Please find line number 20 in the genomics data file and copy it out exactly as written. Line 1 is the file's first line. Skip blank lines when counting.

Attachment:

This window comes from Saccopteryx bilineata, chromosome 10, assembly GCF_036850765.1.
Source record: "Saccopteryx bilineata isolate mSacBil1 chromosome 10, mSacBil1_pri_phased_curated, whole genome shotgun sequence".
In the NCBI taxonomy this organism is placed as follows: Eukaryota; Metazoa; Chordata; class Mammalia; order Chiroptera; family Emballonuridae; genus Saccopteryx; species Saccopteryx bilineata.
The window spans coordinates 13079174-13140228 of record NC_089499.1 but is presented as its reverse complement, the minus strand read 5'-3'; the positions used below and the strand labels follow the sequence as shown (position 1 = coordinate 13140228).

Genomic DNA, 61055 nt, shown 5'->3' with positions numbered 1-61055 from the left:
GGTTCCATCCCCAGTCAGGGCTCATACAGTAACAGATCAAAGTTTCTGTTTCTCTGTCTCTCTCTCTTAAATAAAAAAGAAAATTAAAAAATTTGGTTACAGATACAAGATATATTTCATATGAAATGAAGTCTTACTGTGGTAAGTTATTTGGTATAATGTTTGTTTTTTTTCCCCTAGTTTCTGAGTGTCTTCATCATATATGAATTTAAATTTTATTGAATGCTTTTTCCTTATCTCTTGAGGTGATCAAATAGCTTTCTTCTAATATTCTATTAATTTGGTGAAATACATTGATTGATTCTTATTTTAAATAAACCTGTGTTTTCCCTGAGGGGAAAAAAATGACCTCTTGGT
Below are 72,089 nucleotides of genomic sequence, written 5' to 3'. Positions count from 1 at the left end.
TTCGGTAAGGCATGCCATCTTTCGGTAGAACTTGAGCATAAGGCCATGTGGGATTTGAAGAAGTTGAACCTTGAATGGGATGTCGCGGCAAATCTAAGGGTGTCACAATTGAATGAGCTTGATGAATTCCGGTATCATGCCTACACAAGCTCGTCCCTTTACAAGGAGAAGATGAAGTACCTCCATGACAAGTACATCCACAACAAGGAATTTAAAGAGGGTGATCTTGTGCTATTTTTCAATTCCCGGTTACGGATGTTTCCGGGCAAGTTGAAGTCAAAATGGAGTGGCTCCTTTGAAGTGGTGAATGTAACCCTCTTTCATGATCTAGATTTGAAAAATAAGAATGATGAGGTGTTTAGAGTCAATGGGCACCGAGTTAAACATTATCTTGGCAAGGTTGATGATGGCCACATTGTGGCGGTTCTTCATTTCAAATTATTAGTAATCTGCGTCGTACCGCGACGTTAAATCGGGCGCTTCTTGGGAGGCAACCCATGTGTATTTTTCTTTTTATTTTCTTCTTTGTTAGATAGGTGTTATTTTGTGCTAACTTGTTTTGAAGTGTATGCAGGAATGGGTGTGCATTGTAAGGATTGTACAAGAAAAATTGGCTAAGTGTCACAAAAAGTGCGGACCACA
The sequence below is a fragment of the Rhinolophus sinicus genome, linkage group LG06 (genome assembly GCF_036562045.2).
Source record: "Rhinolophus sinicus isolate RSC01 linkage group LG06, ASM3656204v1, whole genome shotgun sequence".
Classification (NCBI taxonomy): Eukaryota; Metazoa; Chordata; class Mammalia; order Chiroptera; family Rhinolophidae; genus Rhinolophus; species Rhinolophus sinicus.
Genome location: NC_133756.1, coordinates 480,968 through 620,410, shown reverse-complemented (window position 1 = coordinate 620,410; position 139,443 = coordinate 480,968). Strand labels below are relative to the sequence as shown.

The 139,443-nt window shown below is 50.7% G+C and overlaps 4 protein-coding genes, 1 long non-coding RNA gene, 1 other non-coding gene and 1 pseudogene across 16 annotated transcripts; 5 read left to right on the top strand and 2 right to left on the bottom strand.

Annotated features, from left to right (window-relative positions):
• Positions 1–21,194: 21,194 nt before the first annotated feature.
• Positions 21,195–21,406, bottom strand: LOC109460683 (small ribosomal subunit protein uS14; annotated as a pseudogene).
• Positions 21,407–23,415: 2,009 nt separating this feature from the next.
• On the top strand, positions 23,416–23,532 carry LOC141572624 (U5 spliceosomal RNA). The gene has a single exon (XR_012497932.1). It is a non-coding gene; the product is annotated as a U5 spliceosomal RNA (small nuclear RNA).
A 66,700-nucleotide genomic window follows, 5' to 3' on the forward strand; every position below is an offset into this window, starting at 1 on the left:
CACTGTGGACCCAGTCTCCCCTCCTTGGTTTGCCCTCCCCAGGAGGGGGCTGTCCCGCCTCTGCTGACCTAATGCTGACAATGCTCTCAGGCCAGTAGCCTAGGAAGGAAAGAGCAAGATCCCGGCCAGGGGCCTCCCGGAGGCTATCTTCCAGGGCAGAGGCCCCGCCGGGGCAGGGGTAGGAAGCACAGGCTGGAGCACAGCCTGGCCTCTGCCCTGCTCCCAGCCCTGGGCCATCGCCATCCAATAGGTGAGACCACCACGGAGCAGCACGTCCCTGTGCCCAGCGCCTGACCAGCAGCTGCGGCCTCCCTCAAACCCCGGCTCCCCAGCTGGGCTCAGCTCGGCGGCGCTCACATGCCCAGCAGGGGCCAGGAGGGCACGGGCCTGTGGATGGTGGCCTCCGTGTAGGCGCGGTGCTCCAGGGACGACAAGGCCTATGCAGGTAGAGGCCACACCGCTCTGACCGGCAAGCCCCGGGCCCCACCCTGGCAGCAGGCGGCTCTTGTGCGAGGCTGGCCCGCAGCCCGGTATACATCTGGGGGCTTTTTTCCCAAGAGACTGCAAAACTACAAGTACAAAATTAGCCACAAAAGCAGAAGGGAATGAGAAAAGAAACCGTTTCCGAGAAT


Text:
CACTGTGGACCCAGTCTCCCCTCCTTGGTTTGCCCTCCCCAGGAGGGGGCTGTCCCGCCTCTGCTGACCTAATGCTGACAATGCTCTCAGGCCAGTAGCCTAGGAAGGAAAGAGCAAGATCCCGGCCAGGGGCCTCCCGGAGGCTATCTTCCAGGGCAGAGGCCCCGCCGGGGCAGGGGTAGGAAGCACAGGCTGGAGCACAGCCTGGCCTCTGCCCTGCTCCCAGCCCTGGGCCATCGCCATCCAATAGGTGAGACCACCACGGAGCAGCACGTCCCTGTGCCCAGCGCCTGACCAGCAGCTGCGGCCTCCCTCAAACCCCGGCTCCCCAGCTGGGCTCAGCTCGGCGGCGCTCACATGCCCAGCAGGGGCCAGGAGGGCACGGGCCTGTGGATGGTGGCCTCCGTGTAGGCGCGGTGCTCCAGGGACGACAAGGCCTATGCAGGTAGAGGCCACACCGCTCTGACCGGCAAGCCCCGGGCCCCACCCTGGCAGCAGGCGGCTCTTGTGCGAGGCTGGCCCGCAGCCCGGTATACATCTGGGGGCTTTTTTCCCAAGAGACTGCAAAACTACAAGTACAAAATTAGCCACAAAAGCAGAAGGGAATGAGAAAAGAAACCGTTTCCGAGAAT